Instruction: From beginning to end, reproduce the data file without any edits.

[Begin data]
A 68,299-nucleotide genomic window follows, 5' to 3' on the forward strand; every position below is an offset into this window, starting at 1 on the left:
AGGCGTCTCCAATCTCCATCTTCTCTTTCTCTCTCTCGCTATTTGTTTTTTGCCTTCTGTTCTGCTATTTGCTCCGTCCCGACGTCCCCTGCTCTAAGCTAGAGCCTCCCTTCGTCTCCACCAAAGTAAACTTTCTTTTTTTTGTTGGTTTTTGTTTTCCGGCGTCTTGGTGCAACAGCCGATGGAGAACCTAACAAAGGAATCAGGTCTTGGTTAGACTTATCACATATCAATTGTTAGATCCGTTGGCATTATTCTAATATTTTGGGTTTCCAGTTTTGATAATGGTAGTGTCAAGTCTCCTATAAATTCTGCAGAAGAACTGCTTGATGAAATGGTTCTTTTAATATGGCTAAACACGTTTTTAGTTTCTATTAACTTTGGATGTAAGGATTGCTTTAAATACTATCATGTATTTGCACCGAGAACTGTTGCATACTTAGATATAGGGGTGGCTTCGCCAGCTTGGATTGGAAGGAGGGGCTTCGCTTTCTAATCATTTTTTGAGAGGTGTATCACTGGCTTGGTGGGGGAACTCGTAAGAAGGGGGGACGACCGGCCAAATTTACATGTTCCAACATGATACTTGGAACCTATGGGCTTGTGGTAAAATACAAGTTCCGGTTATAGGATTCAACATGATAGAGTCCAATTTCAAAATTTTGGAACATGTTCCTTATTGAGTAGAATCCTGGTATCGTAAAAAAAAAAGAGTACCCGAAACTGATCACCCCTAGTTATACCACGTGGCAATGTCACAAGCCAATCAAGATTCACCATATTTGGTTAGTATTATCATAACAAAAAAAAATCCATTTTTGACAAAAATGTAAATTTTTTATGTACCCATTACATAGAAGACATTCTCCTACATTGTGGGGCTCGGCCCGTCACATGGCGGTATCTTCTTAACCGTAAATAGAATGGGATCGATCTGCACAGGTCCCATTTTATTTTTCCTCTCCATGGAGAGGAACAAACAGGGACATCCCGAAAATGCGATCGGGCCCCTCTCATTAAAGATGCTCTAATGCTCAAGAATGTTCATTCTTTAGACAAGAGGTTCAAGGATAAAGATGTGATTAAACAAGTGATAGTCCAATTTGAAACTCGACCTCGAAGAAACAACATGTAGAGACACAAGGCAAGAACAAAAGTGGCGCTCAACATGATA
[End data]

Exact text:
A 68,299-nucleotide genomic window follows, 5' to 3' on the forward strand; every position below is an offset into this window, starting at 1 on the left:
AGGCGTCTCCAATCTCCATCTTCTCTTTCTCTCTCTCGCTATTTGTTTTTTGCCTTCTGTTCTGCTATTTGCTCCGTCCCGACGTCCCCTGCTCTAAGCTAGAGCCTCCCTTCGTCTCCACCAAAGTAAACTTTCTTTTTTTTGTTGGTTTTTGTTTTCCGGCGTCTTGGTGCAACAGCCGATGGAGAACCTAACAAAGGAATCAGGTCTTGGTTAGACTTATCACATATCAATTGTTAGATCCGTTGGCATTATTCTAATATTTTGGGTTTCCAGTTTTGATAATGGTAGTGTCAAGTCTCCTATAAATTCTGCAGAAGAACTGCTTGATGAAATGGTTCTTTTAATATGGCTAAACACGTTTTTAGTTTCTATTAACTTTGGATGTAAGGATTGCTTTAAATACTATCATGTATTTGCACCGAGAACTGTTGCATACTTAGATATAGGGGTGGCTTCGCCAGCTTGGATTGGAAGGAGGGGCTTCGCTTTCTAATCATTTTTTGAGAGGTGTATCACTGGCTTGGTGGGGGAACTCGTAAGAAGGGGGGACGACCGGCCAAATTTACATGTTCCAACATGATACTTGGAACCTATGGGCTTGTGGTAAAATACAAGTTCCGGTTATAGGATTCAACATGATAGAGTCCAATTTCAAAATTTTGGAACATGTTCCTTATTGAGTAGAATCCTGGTATCGTAAAAAAAAAAGAGTACCCGAAACTGATCACCCCTAGTTATACCACGTGGCAATGTCACAAGCCAATCAAGATTCACCATATTTGGTTAGTATTATCATAACAAAAAAAAATCCATTTTTGACAAAAATGTAAATTTTTTATGTACCCATTACATAGAAGACATTCTCCTACATTGTGGGGCTCGGCCCGTCACATGGCGGTATCTTCTTAACCGTAAATAGAATGGGATCGATCTGCACAGGTCCCATTTTATTTTTCCTCTCCATGGAGAGGAACAAACAGGGACATCCCGAAAATGCGATCGGGCCCCTCTCATTAAAGATGCTCTAATGCTCAAGAATGTTCATTCTTTAGACAAGAGGTTCAAGGATAAAGATGTGATTAAACAAGTGATAGTCCAATTTGAAACTCGACCTCGAAGAAACAACATGTAGAGACACAAGGCAAGAACAAAAGTGGCGCTCAACATGATA